He was charged with supplying them with stoves, cots, tents and other camping equipment they required to survive in the field. He was also responsible for supplying fuel, which was mainly firewood until the discovery of coal which replaced firewood in the later stages of the war. Just like the majority of the British Army’s service support corps, the Barracks Master General always used his position for personal profit. In the colonies, Engineer and Medical departments formed the last of the support staff under the leadership of the Commanding General.

Corruption And Profiteering

Corruption and profiteering were very rampant in the British logistics system. The service corps was dominated by individuals who had the least concern for ethics and good leadership. It is however worth mentioning that under the British Law at that time, a majority of practices that we define as legal today were not crimes (Huston, 39). They were never considered to be ethically or morally wrong during the 18th century. It was common for commissaries to keep the “fifth quarter” of slaughtered livestock for themselves. This “fifth quarter” was the tallow, hide and the head, and they would be sold for profit by whoever managed to lay his hands on them. Although such behavior was tolerated, it eventually contributed to the development of more unethical practices.

For example, the contractors in Britain who supplied food for shipment to the colonies regularly provided quantities of cereals like rice or flour that were considerably less than the required amount. There could be as much as 10% shortage in a single barrel of flour (Bowler, 187). There is no single record of what happened to the millions of bags, crates, barrels, boxes and other containers sent to America.

Majority of the consignments arrived in a poor state and probably would have been thrown away, but it is impossible to imagine that the commissaries could have sold them for profit. The other policy which was frequently abused by the Commissary General and his staff involved the cattle that were captured during battle or raids on farms and homes (Christopher, 81). Fresh meat was always in great demand, and the army had no reluctance in paying each soldier one dollar for every head of cattle that was brought to the camps. The Commissary General routinely took advantage of this and paid soldiers the dollar they were supposed to be given and then sold the cattle to the army at their current market value. They consequently made huge personal profits from this dishonest practice. The reimbursement of civilians for commandeered supplies was not spared either. It was transformed into an income generating venture by the men in the commissary.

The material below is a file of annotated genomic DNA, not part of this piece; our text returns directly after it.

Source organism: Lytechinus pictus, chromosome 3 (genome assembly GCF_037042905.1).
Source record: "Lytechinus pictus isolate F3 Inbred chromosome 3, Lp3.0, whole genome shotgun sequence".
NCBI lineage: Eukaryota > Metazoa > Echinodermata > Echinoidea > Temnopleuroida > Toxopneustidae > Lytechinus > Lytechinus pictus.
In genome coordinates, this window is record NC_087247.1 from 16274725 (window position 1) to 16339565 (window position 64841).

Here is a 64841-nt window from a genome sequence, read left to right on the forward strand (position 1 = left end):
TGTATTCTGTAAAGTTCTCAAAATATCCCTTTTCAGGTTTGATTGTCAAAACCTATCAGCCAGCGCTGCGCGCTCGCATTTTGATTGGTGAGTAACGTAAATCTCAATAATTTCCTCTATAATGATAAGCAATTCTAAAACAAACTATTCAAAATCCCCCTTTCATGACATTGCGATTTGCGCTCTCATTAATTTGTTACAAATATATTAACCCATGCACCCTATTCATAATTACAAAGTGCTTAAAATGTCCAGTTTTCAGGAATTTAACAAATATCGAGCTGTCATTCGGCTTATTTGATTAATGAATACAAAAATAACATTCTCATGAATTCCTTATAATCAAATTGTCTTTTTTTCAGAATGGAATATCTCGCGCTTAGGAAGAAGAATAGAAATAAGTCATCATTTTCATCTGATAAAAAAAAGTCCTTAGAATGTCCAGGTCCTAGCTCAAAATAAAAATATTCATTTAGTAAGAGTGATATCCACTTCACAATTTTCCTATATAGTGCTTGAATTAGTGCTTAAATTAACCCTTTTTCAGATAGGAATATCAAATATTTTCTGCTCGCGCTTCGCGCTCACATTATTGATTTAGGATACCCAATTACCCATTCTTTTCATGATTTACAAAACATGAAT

If the army had to commander supplies from local farms, the troops were supposed to give each farmer a receipt to take to the commissary in order to get their reimbursements. They however rarely got their money (Buel, 94). This could be because they were afraid or because they knew reimbursement was unlikely to be given to them. What the commissaries did is they took the money meant for the reimbursement and later reported that it had been claimed. Transportation in the British logistics system was also corrupted. According to a parliamentary commission that reviewed the expenditure of public money in 1781, the majority of horses and wagons that were hired to provide support to the British Army in the colonies were owned by officers who worked in the department of the Quartermaster General.

Funnily enough, they were the same officers who were charged with the responsibility of conducting the hiring process (Huston, 27). This would be a blatant violation of ethics in today’s ethical standards.


The experience of the British in the American Revolutionary War is very important for the militaries of today. Although numerous changes have been witnessed in the area of military technology and organization in the last 200 years, American forces still have a hard time dealing with many of the similar problems that hampered the resupply effort of the British. Logisticians in force projection armies still have to solve the problem of delivering supplies over long distances, relying upon the support of the host nation and conquering the constraints of resource. The most important thing to note is that when logistics is not planned in detail, military operations still suffer a great deal.


Bowler, R. Arthur. Logistics And the Failure Of the British Army In America 1775-1783. Princeton: Princeton University Press, 1995.

Buel, Richard. In Irons: Britain’s Naval Supremacy And The Revolutionary Economy. New Haven, CT: Yale University Press, 2004.

Huston, James A. Logistics of Liberty: American Services Of Supply In The Revolutionary War

And After. Newark, DE: University of Delaware Press, 1993.

Christopher Hibbert. The American Revolution Through British Eyes. New York: Avon Books, 1997.